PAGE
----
SpudIT.com provides real-time data on contractable rigs through its website. SpudIT knows where rigs are operating, because they have GPS transponders on participating rigs. SpudIT claims 3,300 of the estimated 5,000 rigs operating in the Americas and 80% of US land rigs. A complementary service - RigAlert identifies rigs with unexpected openings in their schedule. Another tool - RigMapper provides a GIS interface to SpudIT’s database. SpudIT uses asset tracking technology from American Millennium Corporation, Inc.
StreamSim integrates GOCAD
StreamSim has integrated 3DSL into the GOCAD/JACTA environment allowing for simulation on fine-scale models. Jacta computes the static uncertainties in the model while StreamSim’s 3D Stream Line (3DSL) brings uncertainty into flow modeling. 3DSL is claimed to be a fast way of ranking and screening full-field models to show how geology, structure and petrophysics combine to influence fluid flow. Color coding shows drained volumes and fluid paths between injectors and producers. Output to Excel allows plots of uncertainty in the dynamic model.
WesternGeco - Qmarine
We were looking for real-world use of 4D seismics in reservoir monitoring, but found little. Instead we were shown some of Schlumberger’s Q-Marine technology that has been developed for 4D acquisition. WesternGeco has studied factors influencing 4D repeatability and found that streamer and source positioning is a major limiting factor. Q-Marine’s Q-Fin allows a streamer to be re-positioned in its original acquisition configuration - independent of the current sea conditions. WesternGeco’s Leif Larsen showed PDM a great Power Point of location data from 6 streamers. These were ‘driven’ into position during shooting, to match exactly the previous survey. A new Q-Marine boat, the Western Pride, has just been commissioned and will deploy 8 streamers, each 8 km in length, with around 20,000 channels.
World Markets Research Center
Established last year, World Markets Research Center’s (WMRC) Energy Sector offers corporate clients web-based access to legal, regulatory, environmental, legislation and news in (mainly) emerging markets. The Energy Sector is broadly defined to span oil and gas, electricity and utilities. Energy sector clients include Texaco, TotalFinaElf and Schlumberger. WMRC signed its first corporate intranet deal earlier this year with an energy sector client taking a license for 250 concurrent users.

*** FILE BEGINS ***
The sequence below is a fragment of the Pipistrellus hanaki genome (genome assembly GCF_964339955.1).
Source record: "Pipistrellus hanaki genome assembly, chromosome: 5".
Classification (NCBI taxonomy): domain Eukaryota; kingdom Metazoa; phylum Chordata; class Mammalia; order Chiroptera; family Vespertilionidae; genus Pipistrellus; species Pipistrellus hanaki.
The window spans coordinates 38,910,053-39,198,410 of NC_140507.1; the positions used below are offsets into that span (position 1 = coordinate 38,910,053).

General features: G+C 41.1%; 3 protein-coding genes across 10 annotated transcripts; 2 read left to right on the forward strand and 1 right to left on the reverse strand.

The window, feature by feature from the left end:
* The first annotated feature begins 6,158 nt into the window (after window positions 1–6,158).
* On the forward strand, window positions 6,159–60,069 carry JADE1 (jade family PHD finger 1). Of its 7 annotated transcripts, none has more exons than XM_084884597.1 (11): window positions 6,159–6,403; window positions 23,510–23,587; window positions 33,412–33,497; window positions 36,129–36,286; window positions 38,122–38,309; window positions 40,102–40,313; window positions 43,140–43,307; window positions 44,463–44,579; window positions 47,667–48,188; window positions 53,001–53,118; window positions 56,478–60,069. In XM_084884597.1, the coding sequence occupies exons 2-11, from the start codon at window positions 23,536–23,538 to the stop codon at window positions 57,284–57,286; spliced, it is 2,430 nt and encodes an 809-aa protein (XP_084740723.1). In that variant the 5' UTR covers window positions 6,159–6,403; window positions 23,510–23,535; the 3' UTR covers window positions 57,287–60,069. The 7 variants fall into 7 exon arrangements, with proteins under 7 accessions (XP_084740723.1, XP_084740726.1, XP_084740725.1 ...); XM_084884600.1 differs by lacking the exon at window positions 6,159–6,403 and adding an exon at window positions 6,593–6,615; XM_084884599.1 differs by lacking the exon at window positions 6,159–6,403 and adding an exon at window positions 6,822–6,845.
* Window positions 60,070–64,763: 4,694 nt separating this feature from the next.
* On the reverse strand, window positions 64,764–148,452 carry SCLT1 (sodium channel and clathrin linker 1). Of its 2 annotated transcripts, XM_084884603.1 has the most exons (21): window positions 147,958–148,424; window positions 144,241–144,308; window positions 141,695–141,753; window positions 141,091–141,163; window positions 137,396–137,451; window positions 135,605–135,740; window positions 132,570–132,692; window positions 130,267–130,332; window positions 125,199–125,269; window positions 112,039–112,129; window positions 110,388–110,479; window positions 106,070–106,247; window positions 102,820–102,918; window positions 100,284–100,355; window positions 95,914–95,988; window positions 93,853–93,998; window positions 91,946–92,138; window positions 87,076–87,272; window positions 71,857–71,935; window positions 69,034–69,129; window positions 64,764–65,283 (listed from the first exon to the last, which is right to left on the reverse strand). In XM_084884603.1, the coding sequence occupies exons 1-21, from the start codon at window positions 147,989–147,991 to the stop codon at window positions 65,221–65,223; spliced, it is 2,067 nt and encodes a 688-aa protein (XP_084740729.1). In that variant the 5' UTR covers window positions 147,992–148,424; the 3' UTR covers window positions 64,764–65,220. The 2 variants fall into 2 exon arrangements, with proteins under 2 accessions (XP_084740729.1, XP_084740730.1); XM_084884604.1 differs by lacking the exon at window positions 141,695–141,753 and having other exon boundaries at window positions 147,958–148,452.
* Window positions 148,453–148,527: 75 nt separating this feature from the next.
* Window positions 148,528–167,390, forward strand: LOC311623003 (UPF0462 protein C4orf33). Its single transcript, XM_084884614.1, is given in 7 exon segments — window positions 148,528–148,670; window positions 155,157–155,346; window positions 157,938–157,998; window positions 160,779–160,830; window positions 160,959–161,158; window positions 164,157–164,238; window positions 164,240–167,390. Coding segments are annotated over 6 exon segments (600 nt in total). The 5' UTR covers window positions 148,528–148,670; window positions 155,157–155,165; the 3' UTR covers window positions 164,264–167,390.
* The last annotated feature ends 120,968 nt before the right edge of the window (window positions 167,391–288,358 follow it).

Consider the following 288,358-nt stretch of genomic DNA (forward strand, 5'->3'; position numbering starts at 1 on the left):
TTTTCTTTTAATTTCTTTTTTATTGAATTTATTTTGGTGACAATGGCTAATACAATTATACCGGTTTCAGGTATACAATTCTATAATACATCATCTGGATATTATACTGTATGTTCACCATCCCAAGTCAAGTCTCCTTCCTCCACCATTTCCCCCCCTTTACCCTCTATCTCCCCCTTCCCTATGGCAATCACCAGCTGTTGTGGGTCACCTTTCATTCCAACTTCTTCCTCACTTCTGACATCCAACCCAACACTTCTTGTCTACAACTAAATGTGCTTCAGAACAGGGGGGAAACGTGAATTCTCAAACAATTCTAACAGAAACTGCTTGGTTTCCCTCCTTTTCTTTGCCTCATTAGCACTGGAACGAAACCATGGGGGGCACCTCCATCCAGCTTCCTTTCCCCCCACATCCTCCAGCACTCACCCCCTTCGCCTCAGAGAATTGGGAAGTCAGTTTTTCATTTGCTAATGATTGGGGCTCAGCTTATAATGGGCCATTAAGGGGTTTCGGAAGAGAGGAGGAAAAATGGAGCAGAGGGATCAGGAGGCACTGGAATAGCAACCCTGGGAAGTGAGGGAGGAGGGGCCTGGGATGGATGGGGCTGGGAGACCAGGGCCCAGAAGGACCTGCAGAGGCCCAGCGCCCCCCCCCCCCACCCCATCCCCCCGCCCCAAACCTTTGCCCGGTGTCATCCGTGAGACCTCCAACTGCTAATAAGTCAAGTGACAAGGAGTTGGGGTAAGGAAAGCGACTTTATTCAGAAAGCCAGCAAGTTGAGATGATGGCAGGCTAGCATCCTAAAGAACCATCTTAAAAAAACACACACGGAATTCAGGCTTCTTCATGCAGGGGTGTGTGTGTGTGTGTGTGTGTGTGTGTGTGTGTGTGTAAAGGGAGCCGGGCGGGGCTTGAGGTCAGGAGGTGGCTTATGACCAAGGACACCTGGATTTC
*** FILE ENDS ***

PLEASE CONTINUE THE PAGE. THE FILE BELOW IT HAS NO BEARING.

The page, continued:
Hamish Wilson of Paras Consulting presented a paper co-authored by Tim Marchant and David Bamford of BP on the evolution of BP’s near field* exploration program. During the late 1980’s and early-mid 1990’s, pre-merged BP and Amoco invested large sums of money exploring close in to their core producing fields in traditional ‘heartlands’ such as the North Sea, Alaska and the lower 48. These investments were largely unsuccessful. Amoco coined the term ‘stealth exploration’ to describe the activity carried out by individual assets. The cost of failure only later appeared on the corporate balance sheet as exploration write-off. Horror stories abounded - such as $13/bbl finding costs in Canada and Amoco’s infamous ‘Natural Gas Strategy.’ Both the Canada and Egypt units had ‘near-death’ experiences.
Recent industry focus on boosting short-term production has reawakened interest in near-field exploration. Despite the corporate perception of failure, it became apparent that some business units, notably Canada Gas and Egypt Oil, were making a quiet success of near field exploration. BP engaged Paras Consulting to investigate what was behind these successes. The key conclusion to be drawn from this story of ‘corporate learning’ is that near field exploration in large companies can make money provided three actions are taken: